PM10 (Particulate matter less than 10 µm)
PM10 particles are made up of a complex mixture of many different species including soot (carbon), sulphate particles, metals and inorganic salts such as sea salt. The particles vary in size and shape, up to 10 microns diameter.
PM10s are generally produced as an accidental by-product of various chemical or physical processes. PM10s are not deliberately manufactured, although many industrial processes do use powders and dusts as a normal input into manufacturing and processing operations. Examples include the Cement & Lime and Iron and Steel sectors.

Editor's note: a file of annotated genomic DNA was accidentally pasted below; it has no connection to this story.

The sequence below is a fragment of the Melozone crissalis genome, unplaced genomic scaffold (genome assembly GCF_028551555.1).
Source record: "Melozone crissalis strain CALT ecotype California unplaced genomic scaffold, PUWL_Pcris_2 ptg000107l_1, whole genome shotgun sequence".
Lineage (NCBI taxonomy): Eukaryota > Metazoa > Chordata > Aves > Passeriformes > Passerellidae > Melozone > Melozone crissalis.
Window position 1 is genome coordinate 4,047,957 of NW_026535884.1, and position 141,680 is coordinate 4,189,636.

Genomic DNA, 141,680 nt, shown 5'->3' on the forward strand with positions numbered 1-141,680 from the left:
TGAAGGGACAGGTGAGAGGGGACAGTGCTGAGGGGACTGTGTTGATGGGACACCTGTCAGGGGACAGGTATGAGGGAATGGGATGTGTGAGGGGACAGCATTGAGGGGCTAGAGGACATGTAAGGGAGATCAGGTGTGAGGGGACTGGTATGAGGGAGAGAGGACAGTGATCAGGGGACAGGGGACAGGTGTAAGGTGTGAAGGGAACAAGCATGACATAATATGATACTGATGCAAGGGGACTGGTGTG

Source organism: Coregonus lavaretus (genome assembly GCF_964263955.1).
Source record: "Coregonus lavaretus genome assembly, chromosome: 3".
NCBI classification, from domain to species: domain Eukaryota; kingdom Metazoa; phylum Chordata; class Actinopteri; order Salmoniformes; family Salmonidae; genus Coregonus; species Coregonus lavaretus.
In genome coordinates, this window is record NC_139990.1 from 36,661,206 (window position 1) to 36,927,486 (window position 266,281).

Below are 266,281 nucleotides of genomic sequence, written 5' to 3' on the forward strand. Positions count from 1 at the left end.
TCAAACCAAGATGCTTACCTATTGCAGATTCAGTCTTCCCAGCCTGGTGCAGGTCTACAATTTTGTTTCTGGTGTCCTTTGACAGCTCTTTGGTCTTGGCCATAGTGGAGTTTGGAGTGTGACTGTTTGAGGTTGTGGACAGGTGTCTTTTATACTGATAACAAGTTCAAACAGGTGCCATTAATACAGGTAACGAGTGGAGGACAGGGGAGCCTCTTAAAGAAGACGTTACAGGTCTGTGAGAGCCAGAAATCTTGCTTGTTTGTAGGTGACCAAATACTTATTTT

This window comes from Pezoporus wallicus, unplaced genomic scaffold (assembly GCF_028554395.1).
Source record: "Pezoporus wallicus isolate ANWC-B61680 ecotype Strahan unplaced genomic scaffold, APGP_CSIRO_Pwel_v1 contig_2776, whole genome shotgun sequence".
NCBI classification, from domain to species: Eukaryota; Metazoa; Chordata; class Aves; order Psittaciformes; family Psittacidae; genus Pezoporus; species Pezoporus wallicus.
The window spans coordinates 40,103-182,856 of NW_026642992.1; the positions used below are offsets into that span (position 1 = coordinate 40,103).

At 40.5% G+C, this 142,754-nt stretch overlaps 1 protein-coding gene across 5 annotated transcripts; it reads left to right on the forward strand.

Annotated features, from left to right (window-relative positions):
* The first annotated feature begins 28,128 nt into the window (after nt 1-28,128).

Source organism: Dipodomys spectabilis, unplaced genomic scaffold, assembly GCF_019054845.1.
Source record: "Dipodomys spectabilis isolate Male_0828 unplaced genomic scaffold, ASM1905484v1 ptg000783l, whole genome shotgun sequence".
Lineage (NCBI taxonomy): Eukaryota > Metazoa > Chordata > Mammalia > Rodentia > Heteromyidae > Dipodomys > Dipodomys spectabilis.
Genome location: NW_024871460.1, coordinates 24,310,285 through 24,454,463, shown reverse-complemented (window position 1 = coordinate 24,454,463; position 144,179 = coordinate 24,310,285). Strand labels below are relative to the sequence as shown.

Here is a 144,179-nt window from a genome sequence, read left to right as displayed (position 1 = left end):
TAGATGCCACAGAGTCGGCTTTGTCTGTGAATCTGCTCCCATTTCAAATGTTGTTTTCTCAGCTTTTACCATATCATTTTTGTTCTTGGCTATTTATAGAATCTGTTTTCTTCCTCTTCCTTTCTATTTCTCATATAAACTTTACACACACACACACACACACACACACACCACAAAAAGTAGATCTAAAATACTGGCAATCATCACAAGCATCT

Soot particles are released into the air from combustion processes like coal burning, road transport, waste incineration and other industrial processes. Sulphate particles can arise from combustion of fuel containing sulphur, either directly or by subsequent chemical reactions of sulphur dioxide with other air-borne species. Other types of particulates are created by construction and quarrying and by natural phenomena such as forest fires, volcanoes and dust storms.
Impacts on human health and environment
Excessive exposure to particulates may cause health effects on the respiratory system.
Particles can stick to the surfaces of buildings resulting in blackening of the facades.
Research is currently underway to elucidate the role particulates play in climate change.
Emission to air reporting threshold: 50000 kg/year
Data source: European Pollutant Emission Register